In any political conflict there is a tendency for heat to obscure light. Statistics quoted in a body of text are often not absorbed. So what follows is an attempt to set out the facts graphically and provide some interpretation which shows how they differ from misleading popular perceptions.
- According to Pew Research antisemitism in the UK is very low; both as compared with the median level in Europe and as compared with the national level of Islamophobia and anti Roma sentiment. This does not mean that it is not happening nor that it is not deep rooted in some quarters.
2. Research carried out by MORI on behalf of Jewish Policy Research indicates that strong antisemitic sentiments were very low from the far left right across the political spectrum until you get to the far right; at which point it almost quadruples.
JPR’s central argument – that there is a direct correlation between antisemitic attitudes and hostility to Israel – is undermined by their own survey. This shows that there is indeed a direct correlation between antisemitism and hostility to Israel on the far right – where the figure overlap almost exactly – and almost complete disjunct on the far left – where there is significant hostility to Israel but almost no corresponding level of antisemitism. It would be hard to argue from these figures that the direct correlation between antisemitism on the right and hostility to Israel is not indeed a reflection of overall racism on the right; nor that the lack of such an overlap on the left can reflect anything another than an anti racist position – which defends Jewish and other ethnic minority communities domestically – and extends this to the human rights of Palestinians in Israel.
3. Surveys carried out by the Campaign Against Antisemitism have shown that there is more of a problem with antisemitic attitudes among supporters of the Conservative Party than the Labour Party (Figures as original).
4. This is born out by research from The National Centre for Social Research which shows a very welcome overall decline in racist attitudes overall, that these are less commonplace among Labour supporters than those of other parties and, crucially, that these have declined very sharply since Jeremy Corbyn was elected leader of the Labour Party. It is worth noting that racism rose across the board after 2001, reflecting the “war on terror” and everything that went with it, and that racist attitudes are almost TWICE as prevalent among supporters of the Conservative Party than they are among Labour supporters.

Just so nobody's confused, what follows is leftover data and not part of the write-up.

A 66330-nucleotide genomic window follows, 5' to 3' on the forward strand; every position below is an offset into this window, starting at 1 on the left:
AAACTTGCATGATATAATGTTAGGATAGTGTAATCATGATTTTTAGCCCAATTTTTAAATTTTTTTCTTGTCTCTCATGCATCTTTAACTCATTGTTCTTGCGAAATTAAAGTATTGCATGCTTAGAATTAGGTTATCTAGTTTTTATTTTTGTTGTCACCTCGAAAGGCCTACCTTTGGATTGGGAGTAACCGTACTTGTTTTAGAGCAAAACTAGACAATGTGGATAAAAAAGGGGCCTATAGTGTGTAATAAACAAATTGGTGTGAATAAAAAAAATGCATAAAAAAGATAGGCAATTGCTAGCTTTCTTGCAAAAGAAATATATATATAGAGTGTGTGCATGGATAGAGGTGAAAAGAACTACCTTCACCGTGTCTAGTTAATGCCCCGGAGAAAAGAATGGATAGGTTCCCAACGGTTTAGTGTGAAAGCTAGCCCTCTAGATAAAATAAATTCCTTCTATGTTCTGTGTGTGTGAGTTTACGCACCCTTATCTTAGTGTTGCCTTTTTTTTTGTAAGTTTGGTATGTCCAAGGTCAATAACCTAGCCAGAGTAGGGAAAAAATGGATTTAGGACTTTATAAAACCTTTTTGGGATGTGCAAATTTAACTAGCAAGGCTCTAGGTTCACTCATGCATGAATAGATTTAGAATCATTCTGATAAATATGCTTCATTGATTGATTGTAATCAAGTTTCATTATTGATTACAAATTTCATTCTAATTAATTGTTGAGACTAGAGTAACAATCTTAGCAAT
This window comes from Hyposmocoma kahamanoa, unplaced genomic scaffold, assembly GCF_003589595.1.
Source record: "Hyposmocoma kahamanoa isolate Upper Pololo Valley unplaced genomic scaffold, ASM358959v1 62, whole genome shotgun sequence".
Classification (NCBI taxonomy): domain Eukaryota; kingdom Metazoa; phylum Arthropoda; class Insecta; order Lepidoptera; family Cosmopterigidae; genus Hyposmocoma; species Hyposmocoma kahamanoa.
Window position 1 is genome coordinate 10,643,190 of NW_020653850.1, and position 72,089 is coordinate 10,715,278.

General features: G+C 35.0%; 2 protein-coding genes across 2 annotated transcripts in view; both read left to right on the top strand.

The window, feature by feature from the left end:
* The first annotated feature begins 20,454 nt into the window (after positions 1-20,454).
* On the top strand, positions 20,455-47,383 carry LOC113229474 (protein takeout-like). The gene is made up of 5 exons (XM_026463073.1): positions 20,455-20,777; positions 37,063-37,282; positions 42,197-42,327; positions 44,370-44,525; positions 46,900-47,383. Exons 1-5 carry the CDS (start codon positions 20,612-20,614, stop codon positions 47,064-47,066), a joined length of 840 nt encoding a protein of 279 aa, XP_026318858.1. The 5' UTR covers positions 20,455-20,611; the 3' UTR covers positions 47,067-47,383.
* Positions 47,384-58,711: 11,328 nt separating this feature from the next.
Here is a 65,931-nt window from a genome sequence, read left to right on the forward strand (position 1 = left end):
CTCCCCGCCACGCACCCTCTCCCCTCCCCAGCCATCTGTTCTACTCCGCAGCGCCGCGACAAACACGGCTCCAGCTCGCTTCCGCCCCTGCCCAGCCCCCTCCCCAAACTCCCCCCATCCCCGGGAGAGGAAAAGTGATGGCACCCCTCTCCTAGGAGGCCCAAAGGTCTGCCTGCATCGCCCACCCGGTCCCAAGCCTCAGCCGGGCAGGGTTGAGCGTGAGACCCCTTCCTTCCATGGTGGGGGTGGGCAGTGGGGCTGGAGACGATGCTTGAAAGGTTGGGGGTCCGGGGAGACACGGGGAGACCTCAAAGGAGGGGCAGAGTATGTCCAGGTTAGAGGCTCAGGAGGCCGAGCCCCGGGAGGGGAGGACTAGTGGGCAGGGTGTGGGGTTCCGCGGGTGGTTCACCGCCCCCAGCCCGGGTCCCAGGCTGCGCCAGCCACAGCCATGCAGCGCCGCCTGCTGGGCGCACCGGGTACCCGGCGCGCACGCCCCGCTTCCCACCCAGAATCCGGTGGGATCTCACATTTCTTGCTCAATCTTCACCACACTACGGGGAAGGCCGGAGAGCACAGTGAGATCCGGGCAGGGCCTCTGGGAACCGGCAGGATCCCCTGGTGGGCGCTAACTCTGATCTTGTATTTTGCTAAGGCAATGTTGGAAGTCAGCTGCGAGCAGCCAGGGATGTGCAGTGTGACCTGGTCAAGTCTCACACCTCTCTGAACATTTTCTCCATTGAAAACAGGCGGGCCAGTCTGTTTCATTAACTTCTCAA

5. It is also the case that it is the Conservative Party that has links at a European level with dubious Parties and movements that either deny or belittle the holocaust or celebrate the participation of their citizens in the Waffen SS. This was detailed in an article by Jonathan Freedland in 2009 in which he asked “where is the outrage?” An appropriate question.
It is reported on Wikipedia that Jewish organisations quite rightly complained about these links to the Conservative Party in 2018. There have been, however, no marches on Conservative central office, no “enough is enough” placards, no weekly headlines in the Jewish Chronicle targeting them, no declarations of an existential threat. Instead, the greater incidence of antisemitism within the Conservative Party and right generally has been ignored in a single minded focus on making out that Labour has much more of a problem that it does – to the extent that the popular perception is now the inverse of reality.
The figures for Labour are quite revealing when you look at them graphically.
Figure 6. Number of Labour Party members accused of antisemitism as a proportion of the membership.
The ratio of 1:817 (1106 cases out of 550 000) is so small that the number of accused (the thin blue line) barely shows up on the graph.
Moreover, 4 in 10 of those accused turned out not to be Party members in the first place. Of the cases referred by Margaret Hodge, only 20 out of 200 were actually Party members.
Further, of the remainder, more than half had their cases dismissed for lack of evidence. Only 1 in 10 of those accused have either been expelled or resigned. Some of those who have been accused or expelled are Jewish.